I registered for the 9am tour on the first Saturday of the season (season opens in May). While tours accept up to 20 people, my tour consisted of myself, a family of three, the tour guide, a park ranger, and a second tour guide walking along.
Bring a very bright flashlight — As the rules state, you must bring or purchase a flashlight because there is no electricity inside the cave. Bring the brightest flashlight you can find. My flashlight is one of those mini Maglite-style LED lights, and while it seems very bright, it was small and dim inside the darkness of the cave. The tour guides had very bright lights.
Tour lasted 1 hour — Our tour lasted about an hour, but a group with more people would probably last longer. Our guide was new, and he walked us through pretty quickly.
Slippery when wet — The cave is wet inside, with numerous shallow puddles, muddy spots, and slippery wooden planks and rocks. I wore my Oboz hiking shoes with trail gripping soles, and I felt no slippage on the walk.
The tour is not accessible for anyone in a wheelchair or with mobility problems. In a couple of areas, you must bend pretty low to walk through, and the metal gate at the entrance has a knee-high barricade that you must step over to enter the cave mouth.
Rock formations and graffiti — Inside the cave, you’ll see interesting natural things like silver cave moss, and of course, a few beautiful examples of rock formations. However, this is not the cave to visit if you want epic cave formations.
Since the cave was formerly privately-owned and left open to party-people from the entertainment venue just outside the cave’s mouth, it suffered a lot of vandalism. Actually, some of the vandalism predates the Civil War. Names and dates are scratched, etched, and smoked onto many of the caves walls, rock formations, ceilings.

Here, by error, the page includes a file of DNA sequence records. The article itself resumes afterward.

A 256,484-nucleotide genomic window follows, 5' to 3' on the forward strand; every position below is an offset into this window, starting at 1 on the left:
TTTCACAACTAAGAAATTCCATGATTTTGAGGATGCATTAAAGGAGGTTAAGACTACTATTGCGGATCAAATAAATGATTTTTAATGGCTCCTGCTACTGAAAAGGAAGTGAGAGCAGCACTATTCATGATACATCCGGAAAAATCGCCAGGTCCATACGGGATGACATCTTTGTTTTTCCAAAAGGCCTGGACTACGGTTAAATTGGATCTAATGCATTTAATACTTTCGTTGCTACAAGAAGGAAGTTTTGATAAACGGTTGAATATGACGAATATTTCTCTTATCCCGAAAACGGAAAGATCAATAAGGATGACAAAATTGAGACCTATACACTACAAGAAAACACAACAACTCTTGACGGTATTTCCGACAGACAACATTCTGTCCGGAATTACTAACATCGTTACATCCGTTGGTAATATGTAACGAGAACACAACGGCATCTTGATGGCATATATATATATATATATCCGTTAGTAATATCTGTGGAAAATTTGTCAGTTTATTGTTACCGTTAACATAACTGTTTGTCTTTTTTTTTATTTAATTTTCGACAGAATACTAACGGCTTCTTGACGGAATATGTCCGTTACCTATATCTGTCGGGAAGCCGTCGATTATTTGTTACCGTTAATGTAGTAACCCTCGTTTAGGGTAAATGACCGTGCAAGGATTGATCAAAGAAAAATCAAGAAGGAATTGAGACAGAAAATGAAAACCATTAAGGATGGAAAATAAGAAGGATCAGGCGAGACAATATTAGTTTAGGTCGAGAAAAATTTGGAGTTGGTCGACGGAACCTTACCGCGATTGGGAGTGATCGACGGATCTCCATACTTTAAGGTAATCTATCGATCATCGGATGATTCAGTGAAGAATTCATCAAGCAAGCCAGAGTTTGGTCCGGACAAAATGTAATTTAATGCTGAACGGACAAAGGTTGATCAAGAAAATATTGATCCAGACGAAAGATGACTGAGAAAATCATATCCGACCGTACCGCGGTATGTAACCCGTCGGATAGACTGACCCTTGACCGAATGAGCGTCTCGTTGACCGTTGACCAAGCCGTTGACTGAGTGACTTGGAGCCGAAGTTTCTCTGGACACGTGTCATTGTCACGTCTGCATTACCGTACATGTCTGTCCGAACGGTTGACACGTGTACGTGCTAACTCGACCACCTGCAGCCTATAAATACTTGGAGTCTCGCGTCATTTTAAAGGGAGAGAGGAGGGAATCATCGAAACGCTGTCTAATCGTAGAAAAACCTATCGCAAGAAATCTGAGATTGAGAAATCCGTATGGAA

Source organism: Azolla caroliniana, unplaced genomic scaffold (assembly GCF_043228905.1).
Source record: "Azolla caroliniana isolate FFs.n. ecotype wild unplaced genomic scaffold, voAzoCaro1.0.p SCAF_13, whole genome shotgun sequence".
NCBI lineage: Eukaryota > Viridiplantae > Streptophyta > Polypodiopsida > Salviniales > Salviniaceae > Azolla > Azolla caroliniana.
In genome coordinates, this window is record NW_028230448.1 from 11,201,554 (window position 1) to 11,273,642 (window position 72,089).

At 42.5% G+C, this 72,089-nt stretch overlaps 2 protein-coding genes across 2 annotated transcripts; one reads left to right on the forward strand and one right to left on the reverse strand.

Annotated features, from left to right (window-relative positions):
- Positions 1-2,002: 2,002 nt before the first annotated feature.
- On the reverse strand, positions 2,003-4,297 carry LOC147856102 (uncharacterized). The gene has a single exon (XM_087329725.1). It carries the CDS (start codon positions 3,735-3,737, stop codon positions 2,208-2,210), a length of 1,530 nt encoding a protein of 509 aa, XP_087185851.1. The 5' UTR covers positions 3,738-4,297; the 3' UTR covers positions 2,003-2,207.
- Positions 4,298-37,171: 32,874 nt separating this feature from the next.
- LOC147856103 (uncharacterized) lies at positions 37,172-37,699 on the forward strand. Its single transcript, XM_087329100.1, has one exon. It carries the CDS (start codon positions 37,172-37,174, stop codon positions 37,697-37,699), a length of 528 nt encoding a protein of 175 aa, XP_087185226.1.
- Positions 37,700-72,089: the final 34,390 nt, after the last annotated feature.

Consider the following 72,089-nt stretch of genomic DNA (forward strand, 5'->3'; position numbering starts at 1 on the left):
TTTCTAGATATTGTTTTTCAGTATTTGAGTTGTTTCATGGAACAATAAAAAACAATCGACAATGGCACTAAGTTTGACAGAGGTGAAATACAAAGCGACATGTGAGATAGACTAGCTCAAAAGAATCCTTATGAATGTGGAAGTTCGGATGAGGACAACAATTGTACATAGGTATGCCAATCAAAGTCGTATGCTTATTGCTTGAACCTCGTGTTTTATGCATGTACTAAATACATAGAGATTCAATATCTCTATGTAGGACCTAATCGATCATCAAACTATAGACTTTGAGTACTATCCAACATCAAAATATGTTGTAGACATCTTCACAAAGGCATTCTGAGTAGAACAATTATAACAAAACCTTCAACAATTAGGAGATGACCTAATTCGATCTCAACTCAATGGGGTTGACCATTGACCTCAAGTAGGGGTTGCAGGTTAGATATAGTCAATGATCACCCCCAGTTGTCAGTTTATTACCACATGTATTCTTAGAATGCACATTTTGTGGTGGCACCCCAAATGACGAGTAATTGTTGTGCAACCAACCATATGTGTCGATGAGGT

There are several examples of stalagmites that have been broken off, leaving only fractured nubs. In one of the rooms, labelled on the cave wall as Herculaneum (after the ancient Roman neighbor to Pompeii), thousands of names have been left behind. It’s so prevalent, graffiti almost seems to have been encouraged. Luckily, the age of it makes it an interesting and somewhat unique aspect of the cave tour.
Cold war rations — In one of the smaller rooms of the cave, there’s a blackened room with a pile of concrete rubble and old canisters leftover from the era when the cave was equipped as a cold war air raid shelter. Here you can see a blackened old piece of rations, which survived a fire set by vandals that scorched the room and caused the collapse of the concrete wall inside the shelter.
Ancient Native American cave art — For me, the real reason to visit Dunbar Cave is the 800-year-old Mississippian culture wall art. When you arrive at the location of the art, which is on the cave wall only a few feet from floor level, the tour guide switches to a red-filtered flashlight to point out the black markings, which are actually pretty hard to distinguish.
Installed signage illustrates more clearly the art you’re seeing before you. There are two symbols, which are thought to represent the middle world (Earth) and the lower world (the underworld or the land of the dead).
A third drawing nearby shows a reclining humanoid figure, possibly a supernatural warrior or a great chief. This figure could potentially represent the location of a burial, although the guide said there’s no evidence of a grave.
Much respect to the ancient artists, who would have had to enter the so-called “dark zone” of the cave with handheld torches made of bundled cane stems. They would have had to belly-crawl part of the way (although that’s not necessary now thanks to the labors of prisoners who dug out a foot path). This would have been a powerful act of faith for them.
Thanks for reading!